Matt: Apparently, he uses that for more sustain. We have an OD3 here which about 89 quid, which would get us in that territory.
Rabea: I take it we are using it as a clean boost as opposed to the tone of the pedal for the drive.
Matt: Then we need a fuzz and a compressor.
Rabea: We have the pedals.
Matt: We’ve got some pedals.
Rabea: We’ve also got the guitar, we got the Fender guitar, the Blues Junior, and these three bad boys.
Matt: One, two, three, countdown. We got the Boss OD-3.
Rabea: We got the Fuzz Face Mini Band of Gypsys Edition – and a Dyna Comp Mini.
Matt: All being well, this combination of things will make us sound like Pete Townshend.
Matt: Like Pete Towshend.
[plays riff for The Who’s My Generation]
Rabea: We’re back in the video room.
Matt: Yes, indeed we are in this magical mystery quest of joy and love to sound like Pete Townshend of The Who.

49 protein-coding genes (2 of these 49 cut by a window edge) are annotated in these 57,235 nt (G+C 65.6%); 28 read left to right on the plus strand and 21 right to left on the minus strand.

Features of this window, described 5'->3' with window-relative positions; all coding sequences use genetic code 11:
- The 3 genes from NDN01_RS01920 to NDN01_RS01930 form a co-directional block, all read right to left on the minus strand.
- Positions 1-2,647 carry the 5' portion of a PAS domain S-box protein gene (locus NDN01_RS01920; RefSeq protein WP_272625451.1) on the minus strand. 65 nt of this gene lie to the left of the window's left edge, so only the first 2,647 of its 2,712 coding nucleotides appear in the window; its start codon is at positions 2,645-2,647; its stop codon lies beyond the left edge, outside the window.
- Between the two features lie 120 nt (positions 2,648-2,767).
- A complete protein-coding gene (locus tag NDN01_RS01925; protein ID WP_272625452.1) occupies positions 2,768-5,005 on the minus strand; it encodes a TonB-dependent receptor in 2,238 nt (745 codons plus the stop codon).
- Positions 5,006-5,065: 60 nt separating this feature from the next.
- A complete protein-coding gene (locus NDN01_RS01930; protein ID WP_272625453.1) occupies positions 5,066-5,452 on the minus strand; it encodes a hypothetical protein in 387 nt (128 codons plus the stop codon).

Rabea: The Who?
Matt: The Who. Yes, those guys.
Rabea: Basically as you saw in the store, we got a guitar, we got a Fender, we got a Fender amplifier, we got three pedals. First of all, we didn’t use the Fuzz Face, we didn’t find a place for it within the excerpts.
Matt: That’s not to say that it doesn’t sound good.
Rabea: No, is just that we didn’t use it, let’s extract it from the budget.
Matt: Basically, with this one, is one of those where the really, really, famous songs recordings are ages old, and the guitar sound quite clean on record. Then, you go and watch some live clips and it’s like –
Rabea: It has loads more gain.
Matt: Loads more gain.
Rabea: With huge sound.